Degree show 2017
After the loss of a dear family member in 2015, I focussed my energy on this quote from Albert Einstein:
‘Now he has departed from this strange world a little ahead of me. That signifies nothing. For those of us who believe in physics, the distinction between past, present and future is only a stubbornly persistent illusion.’ (Letter of 21 March 1955. Einstein Archives 7-245)
I became interested in the concept of spacetime, the fourth dimension that sweeps away the Euclidean reality which defines our world. I read how it replaces it with a fluid framework where coordinates become relative to the observer and where the unidirectional path of time from past to future no longer applies:
There are no temporal distinctions between past, present and future in the fourth dimension, just a ‘now’ that is relative to what we are doing, our location, our speed and trajectory in space.
W3=0+Cn4Nc3 is a transcript of we=0+chance which describes an interactive piece, where the participant chooses his or her starting point and engages in a performance contributing towards the building of a work with the use of chance.
It discusses the idea of a fluid framework where the coordinates are relative to the observer and considers the relationship between the direction of these lines in space and time.
How it works
This diagram defines 96 directions in space:
Each direction is defined by a pair of coordinates. The first coordinate locates the square where the 2nd coordinate will be defined and which will define the trajectory.
For example (1:2): ‘1’ indicates that the direction is defined by a coordinate located on the first square from the starting point on the grid and ‘2’ indicates what the orientation of the trajectory will be, from the starting point on the grid to the top right corner of the first square around this point.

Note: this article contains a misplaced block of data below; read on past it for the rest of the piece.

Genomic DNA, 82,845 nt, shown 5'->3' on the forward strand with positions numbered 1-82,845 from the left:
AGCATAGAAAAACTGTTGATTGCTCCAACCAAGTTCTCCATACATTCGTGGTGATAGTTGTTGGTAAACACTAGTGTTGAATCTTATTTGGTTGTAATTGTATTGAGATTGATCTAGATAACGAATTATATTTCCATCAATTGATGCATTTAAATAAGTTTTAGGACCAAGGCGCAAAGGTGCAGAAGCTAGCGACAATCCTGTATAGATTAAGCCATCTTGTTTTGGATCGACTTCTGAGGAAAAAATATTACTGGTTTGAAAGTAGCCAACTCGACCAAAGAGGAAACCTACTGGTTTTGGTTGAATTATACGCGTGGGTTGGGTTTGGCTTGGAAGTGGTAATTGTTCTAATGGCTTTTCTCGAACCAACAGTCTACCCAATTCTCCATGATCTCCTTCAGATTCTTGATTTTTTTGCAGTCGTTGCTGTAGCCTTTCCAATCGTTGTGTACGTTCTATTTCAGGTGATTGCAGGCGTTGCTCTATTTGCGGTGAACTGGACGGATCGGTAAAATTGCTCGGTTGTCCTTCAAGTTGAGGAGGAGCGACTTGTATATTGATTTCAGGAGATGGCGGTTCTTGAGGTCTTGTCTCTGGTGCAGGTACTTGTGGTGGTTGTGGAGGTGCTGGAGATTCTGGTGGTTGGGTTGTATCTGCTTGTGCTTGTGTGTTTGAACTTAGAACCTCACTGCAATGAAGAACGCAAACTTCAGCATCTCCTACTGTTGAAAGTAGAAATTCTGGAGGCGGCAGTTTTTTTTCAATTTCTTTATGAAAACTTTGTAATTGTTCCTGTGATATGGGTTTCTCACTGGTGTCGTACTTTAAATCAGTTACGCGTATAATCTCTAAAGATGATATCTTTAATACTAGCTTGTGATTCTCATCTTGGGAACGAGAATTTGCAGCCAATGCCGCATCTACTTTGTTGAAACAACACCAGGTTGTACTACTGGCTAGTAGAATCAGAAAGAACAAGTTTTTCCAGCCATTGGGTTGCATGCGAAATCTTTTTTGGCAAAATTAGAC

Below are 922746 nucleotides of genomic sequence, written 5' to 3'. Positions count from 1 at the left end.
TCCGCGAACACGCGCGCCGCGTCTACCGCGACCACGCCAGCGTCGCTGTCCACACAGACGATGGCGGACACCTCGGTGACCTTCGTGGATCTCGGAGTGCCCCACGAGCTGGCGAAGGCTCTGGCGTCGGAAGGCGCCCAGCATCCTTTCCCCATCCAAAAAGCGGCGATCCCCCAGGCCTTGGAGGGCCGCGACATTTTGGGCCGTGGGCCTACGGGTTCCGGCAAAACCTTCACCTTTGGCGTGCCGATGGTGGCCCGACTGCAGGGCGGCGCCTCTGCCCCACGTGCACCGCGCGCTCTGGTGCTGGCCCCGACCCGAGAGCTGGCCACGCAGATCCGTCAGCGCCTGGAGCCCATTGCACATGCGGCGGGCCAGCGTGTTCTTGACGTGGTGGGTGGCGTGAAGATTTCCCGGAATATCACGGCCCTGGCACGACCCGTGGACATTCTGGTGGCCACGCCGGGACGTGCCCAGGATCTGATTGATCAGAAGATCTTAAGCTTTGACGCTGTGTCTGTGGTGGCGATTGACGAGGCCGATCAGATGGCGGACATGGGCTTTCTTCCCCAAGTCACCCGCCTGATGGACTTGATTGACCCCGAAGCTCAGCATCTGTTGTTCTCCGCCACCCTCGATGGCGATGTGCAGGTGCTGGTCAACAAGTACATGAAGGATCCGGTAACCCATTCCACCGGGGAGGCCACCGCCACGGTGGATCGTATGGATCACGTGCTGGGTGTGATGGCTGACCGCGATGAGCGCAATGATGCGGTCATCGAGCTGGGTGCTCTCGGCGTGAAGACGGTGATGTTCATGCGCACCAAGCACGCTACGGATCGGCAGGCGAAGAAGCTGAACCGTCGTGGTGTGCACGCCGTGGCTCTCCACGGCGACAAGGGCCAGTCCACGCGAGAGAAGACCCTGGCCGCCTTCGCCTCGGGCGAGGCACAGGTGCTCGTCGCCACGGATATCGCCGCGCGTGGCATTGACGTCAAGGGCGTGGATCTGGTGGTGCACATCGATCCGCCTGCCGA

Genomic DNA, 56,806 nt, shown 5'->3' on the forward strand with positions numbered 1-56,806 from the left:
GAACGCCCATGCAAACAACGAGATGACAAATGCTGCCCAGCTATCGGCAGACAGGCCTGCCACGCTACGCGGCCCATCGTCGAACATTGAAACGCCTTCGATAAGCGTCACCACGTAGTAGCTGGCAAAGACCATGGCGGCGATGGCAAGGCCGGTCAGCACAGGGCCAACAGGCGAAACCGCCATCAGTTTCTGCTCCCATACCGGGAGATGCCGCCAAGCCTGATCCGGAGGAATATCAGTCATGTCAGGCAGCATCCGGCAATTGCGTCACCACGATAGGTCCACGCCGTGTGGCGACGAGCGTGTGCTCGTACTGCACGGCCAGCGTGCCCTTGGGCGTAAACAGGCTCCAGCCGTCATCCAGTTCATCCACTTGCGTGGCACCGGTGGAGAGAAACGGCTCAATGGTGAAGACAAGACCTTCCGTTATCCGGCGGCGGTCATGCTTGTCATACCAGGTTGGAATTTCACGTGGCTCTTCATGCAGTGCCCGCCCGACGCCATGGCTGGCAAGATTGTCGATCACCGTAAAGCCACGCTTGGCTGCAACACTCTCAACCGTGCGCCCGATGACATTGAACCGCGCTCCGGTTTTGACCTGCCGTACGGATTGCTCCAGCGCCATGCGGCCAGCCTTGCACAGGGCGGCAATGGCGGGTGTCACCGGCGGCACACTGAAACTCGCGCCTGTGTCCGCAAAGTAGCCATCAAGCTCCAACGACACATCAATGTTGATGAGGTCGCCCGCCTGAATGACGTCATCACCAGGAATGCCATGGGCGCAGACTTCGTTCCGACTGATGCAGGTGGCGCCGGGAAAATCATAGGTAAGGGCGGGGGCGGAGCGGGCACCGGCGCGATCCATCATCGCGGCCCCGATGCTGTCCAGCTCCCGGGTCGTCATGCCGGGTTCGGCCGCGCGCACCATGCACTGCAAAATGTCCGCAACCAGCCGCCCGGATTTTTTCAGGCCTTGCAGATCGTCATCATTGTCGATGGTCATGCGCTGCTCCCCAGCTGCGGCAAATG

At any given time (from the clock on the wall) the roll of a dice determines the trajectory of the elastic band, as well as its stretch in space.
The 6-sided die gives the first coordinate which designates the corresponding square, from 1 to 6 with 1 being the first square around the starting point.
Once on a designated square:
The first and the second square have 8 possible different directions each. I will therefore use the 8-sided die for these squares. The numbers from 1 to 8 will give me the 2nd coordinate on the designated square, which will define the trajectory of my spatial drawing.
On the third, fourth and sixth square, there are 16 possible new directions. I will therefore use a 16-sided die. The numbers from 1 to 16 will give me the 2nd coordinate on the designated square, which in turn will define the trajectory of my spatial drawing.
On the fifth square, there are 32 possible new directions. I will therefore use the 32-sided die. The numbers from 1 to 32 will give me the 2nd coordinate on the designated square, which defines the trajectory of my spatial drawing.
- Choose your starting point on the grid and document it by writing ‘0’ next to your chosen nail.
- Enter your name, as well as the time (from the clock) and date of your participation in one of the squares around your chosen point of reference.
- Throw the 6-sided die to determine the number of moves you will perform.
- Throw the 8-sided die to determine the direction of your first move. Eight directions determined by the 8 nails around the chosen point of reference.
- Throw the 20-sided die to determine the coordinates or length of this first move.
- Throw the 8-sided and 20-sided as many times as the 6-sided die indicated.
If the number on the 20-sided die exceeds the number of coordinates available on the grid and the participant reaches the edge of the grid, he or she will need to reverse their course and finish counting the remaining points in the reverse direction of their track.
Not about the theory of special relativity: “It embodies a whole new way of looking at the world, a whole attitude to reality and our relationship to it. Suddenly, the rigid unchanging cosmos is swept away and replaced with a personal world, related to what you observe.” Bill Murray, particle physicist at the CERN laboratory in Geneva.